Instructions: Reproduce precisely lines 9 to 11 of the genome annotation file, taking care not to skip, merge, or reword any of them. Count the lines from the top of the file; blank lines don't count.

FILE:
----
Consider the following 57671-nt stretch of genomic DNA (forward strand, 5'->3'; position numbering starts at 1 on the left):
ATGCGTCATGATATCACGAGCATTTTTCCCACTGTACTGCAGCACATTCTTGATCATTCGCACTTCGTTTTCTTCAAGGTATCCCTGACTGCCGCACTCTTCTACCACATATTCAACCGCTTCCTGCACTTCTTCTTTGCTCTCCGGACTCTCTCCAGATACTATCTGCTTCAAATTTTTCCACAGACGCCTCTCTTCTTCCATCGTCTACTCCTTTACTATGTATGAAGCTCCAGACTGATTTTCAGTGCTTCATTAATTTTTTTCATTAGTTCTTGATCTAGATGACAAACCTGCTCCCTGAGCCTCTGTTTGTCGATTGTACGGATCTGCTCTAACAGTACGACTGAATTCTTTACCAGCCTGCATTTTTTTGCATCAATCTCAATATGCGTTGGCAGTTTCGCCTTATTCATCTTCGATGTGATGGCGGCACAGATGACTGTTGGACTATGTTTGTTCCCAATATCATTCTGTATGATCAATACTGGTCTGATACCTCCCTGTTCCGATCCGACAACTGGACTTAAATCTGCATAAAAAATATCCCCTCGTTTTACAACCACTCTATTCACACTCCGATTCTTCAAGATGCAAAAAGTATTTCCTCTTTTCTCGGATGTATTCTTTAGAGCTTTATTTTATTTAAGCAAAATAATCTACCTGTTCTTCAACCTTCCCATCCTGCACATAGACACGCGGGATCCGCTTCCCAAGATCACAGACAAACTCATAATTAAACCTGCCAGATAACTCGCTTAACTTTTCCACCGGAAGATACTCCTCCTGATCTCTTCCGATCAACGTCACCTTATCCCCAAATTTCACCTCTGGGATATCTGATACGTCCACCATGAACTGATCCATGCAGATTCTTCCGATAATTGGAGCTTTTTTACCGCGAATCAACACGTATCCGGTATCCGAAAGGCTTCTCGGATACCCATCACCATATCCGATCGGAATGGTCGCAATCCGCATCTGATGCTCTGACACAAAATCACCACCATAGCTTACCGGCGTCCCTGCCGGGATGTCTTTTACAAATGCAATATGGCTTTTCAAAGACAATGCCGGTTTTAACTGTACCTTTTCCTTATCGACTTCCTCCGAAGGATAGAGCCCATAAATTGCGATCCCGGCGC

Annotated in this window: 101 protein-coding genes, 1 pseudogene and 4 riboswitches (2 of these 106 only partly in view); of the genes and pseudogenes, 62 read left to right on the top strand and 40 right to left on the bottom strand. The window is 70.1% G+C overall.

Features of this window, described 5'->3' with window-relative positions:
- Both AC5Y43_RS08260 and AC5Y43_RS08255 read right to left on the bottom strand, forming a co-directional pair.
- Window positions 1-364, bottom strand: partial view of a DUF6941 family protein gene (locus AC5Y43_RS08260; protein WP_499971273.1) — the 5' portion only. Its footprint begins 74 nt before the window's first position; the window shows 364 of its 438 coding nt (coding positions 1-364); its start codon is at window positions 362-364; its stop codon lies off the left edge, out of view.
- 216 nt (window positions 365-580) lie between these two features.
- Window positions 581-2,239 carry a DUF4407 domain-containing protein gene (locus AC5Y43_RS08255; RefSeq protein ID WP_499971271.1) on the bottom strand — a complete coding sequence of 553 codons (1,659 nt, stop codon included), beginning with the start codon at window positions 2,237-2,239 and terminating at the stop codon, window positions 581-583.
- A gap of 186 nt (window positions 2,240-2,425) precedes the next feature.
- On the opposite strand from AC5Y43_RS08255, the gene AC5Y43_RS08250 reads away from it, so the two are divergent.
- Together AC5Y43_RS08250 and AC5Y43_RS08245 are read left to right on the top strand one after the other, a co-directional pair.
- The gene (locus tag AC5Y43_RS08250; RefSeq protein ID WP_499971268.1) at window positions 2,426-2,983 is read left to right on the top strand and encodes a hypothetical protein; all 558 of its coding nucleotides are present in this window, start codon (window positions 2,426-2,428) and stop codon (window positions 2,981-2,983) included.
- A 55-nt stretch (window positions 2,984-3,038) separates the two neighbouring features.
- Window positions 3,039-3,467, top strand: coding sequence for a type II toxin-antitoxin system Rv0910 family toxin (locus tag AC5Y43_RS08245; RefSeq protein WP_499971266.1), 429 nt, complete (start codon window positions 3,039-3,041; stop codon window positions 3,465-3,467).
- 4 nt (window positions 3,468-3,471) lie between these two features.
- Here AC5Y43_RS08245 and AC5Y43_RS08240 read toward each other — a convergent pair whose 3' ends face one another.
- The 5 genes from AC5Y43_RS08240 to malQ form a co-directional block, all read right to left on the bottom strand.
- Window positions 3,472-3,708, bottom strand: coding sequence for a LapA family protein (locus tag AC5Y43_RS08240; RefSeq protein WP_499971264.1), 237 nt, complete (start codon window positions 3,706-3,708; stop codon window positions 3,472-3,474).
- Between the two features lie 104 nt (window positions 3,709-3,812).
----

- A gap of 186 nt (window positions 2,240-2,425) precedes the next feature.
- On the opposite strand from AC5Y43_RS08255, the gene AC5Y43_RS08250 reads away from it, so the two are divergent.
- Together AC5Y43_RS08250 and AC5Y43_RS08245 are read left to right on the top strand one after the other, a co-directional pair.